Last summer, a professional colleague of mine approached me and asked me to consider serving as the interim Executive Director for The National Needlearts Association (TNNA – the trade organization for needle arts professionals). Now that I’ve concluded my work in that position, looking back I can say it was the perfect job for me. The thing is, I didn’t know that until they asked me to do the job. It’s an opportunity I easily could have missed, but I didn’t because I had been preparing for it for years.
Open to Opportunity
Ultimately, landing this job was a result of good sales; except I didn’t have to “sell myself” in the moment as a candidate for the position, because I had marketed myself so well up to that point that the TNNA president thought of me when the position became available. Instead of having to compete with other equally well-qualified candidates, I set myself up as the “natural choice” for the job, just by establishing relationships with my fellow board members within the organization.
When you can say to someone, I know you, I’ve worked with you, we have a relationship, that lays the foundation for future collaborations. The best opportunities often come from the relationships we form. Think about how many times you’ve found out about a great deal because your best friend told you about the sale, or how many times you’ve been recommended by someone else and that has helped you move forward in your career. Thinking about it this way makes it clear: it’s just as important to spend time forming professional relationships with other people as it is to work on improving your own skills and advancing your own career.
You don’t always have to keep the end goal in mind.
This job at TNNA was never on my bucket list, but it was an amazing opportunity that came up, and I took it. If you do have an end goal, great, but you don’t have to! Sometimes you don’t know what opportunities might come down the line as the result of forming a relationship with someone else, and sometimes they won’t come at all. But it’s always a good idea to establish yourself as an expert and a team player.
Working at TNNA lined up easily with all of my personal and professional goals, so it was an ideal fit for me at that time in my life, even though at the time I was focused on other projects and didn’t have a job like this lined up in my sights.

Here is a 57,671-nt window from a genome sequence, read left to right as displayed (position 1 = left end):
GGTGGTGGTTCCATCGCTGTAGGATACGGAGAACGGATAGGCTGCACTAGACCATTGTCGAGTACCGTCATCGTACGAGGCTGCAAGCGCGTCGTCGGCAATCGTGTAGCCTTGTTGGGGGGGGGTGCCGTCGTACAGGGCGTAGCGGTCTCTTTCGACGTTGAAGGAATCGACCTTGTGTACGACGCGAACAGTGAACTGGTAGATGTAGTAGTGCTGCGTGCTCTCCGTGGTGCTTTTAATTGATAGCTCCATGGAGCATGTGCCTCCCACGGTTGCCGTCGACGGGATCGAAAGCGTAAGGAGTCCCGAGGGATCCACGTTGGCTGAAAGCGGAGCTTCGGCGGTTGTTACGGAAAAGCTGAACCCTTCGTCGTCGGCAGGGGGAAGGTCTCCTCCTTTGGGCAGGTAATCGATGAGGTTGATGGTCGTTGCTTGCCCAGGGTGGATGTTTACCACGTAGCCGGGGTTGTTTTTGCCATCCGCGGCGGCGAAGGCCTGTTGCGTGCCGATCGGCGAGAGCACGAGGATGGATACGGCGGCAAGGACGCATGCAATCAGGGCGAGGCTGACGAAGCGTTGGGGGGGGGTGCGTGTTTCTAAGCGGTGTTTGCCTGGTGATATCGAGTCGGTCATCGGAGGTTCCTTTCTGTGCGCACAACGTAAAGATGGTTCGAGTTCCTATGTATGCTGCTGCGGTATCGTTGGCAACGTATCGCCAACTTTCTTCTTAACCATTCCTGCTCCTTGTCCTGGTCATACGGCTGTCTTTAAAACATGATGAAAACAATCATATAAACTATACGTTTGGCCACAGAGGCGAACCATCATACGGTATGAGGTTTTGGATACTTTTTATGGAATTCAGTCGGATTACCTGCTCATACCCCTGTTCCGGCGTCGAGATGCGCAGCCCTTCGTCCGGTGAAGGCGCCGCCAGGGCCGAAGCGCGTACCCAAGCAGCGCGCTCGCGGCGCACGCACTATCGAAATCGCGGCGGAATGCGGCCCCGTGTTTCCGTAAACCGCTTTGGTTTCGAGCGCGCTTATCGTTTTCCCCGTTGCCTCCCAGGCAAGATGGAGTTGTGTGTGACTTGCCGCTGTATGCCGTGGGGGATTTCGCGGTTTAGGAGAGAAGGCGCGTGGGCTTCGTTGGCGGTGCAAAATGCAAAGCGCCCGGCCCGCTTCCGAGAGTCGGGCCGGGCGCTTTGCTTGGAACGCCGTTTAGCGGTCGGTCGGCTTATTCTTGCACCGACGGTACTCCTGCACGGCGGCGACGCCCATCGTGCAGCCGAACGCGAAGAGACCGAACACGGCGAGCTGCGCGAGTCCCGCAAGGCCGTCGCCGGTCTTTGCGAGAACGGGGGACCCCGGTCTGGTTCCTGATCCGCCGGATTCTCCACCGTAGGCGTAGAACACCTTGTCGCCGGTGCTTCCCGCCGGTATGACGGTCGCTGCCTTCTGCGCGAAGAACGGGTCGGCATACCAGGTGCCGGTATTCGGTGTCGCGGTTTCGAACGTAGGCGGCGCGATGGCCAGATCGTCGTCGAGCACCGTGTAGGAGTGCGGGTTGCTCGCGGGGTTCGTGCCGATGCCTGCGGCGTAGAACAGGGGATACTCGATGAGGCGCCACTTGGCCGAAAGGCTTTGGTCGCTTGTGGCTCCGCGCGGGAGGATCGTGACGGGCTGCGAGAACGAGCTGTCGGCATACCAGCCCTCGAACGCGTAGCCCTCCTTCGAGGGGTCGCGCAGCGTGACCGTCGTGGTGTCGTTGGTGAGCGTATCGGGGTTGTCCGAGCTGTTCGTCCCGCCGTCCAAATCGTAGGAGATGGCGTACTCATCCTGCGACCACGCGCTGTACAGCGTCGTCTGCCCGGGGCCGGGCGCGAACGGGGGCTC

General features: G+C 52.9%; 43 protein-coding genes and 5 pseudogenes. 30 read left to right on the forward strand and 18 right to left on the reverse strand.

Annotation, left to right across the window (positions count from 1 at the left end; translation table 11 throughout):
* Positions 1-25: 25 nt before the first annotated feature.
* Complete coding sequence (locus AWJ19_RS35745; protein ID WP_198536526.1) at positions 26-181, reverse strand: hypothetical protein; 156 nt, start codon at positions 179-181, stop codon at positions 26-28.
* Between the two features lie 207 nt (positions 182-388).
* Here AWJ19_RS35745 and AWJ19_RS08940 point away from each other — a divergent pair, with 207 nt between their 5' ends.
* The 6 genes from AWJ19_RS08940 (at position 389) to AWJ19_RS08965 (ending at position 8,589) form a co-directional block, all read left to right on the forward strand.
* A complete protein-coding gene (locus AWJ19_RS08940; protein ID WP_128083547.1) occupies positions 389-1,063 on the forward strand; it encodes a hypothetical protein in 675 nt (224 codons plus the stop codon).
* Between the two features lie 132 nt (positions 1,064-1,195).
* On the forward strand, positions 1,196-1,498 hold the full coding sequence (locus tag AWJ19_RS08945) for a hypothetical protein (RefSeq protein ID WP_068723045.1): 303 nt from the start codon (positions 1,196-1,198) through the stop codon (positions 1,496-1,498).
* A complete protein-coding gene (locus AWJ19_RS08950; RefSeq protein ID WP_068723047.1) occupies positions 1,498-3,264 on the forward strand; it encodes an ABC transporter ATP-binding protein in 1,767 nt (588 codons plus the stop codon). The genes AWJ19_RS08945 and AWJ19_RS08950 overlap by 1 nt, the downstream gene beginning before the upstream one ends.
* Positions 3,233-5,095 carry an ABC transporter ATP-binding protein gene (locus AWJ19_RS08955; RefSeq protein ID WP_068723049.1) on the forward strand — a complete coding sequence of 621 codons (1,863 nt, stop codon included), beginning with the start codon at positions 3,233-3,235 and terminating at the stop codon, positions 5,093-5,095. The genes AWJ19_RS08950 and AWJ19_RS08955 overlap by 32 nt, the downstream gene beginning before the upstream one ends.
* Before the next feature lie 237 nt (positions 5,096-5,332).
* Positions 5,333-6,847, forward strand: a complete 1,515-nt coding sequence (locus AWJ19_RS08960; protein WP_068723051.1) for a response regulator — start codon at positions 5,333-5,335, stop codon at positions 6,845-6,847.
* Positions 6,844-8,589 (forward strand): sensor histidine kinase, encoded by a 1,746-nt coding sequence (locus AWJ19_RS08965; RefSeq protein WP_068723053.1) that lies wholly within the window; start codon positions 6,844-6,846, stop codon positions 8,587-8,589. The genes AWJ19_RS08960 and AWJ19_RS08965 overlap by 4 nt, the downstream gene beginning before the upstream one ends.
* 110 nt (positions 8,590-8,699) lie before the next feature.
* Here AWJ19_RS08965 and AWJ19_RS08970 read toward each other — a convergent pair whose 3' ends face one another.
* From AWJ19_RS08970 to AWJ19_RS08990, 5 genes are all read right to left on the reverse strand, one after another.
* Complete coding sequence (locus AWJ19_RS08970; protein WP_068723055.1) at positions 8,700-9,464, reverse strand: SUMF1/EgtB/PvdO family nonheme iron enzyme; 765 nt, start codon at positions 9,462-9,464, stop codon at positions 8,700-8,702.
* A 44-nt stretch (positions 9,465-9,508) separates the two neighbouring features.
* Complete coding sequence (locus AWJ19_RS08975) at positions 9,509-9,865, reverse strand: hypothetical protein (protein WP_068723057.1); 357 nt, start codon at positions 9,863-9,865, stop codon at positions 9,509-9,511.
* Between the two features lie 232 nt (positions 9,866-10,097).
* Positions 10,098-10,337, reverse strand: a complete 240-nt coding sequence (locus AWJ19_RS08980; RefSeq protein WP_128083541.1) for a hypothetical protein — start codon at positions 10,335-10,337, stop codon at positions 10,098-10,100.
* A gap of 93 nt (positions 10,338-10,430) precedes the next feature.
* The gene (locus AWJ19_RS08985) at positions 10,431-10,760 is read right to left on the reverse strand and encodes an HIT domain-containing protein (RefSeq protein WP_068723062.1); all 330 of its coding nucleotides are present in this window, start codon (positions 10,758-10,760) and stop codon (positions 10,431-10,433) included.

Keep surprising them
In the recent past I have worked hard to establish myself at TNNA not just as a knitter, but as a businessperson. I have transitioned away from teaching knitting classes and instead I offer business classes to the members at our annual shows. I served on the board and I brought my best “business game” with me to every meeting. In doing so, I set myself up as the natural choice to lead the organization when the former Executive Director stepped down, even though leading the organization wasn’t specifically one of my goals.
If I had focused on showcasing my work as a knitting instructor only, I probably would have continued to grow my knitting business through TNNA, but ultimately that wasn’t my goal. By putting myself out there as a business consultant and taking opportunities to showcase that skill set, I was able to further my own goals and those of the organization as a whole.
Lessons in Creative Marketing
To wrap up, here are the take-aways I hope you learn from this post:
- Put yourself in the position, whenever possible, to make relationships with people who will notice your presence and begin to feel like they know you.
- Focus as much on building relationships with others in your field (and in the professional world in general) as you do on building your own skills.
- Look for opportunities to network and connect with other people. Join a trade organization, a local board, or a leadership club.
- Showcase all your skills, especially those you want to focus on professionally, at every opportunity.
- Be open to opportunities everywhere; you never know when you’re going to find the best job you never knew you always wanted!
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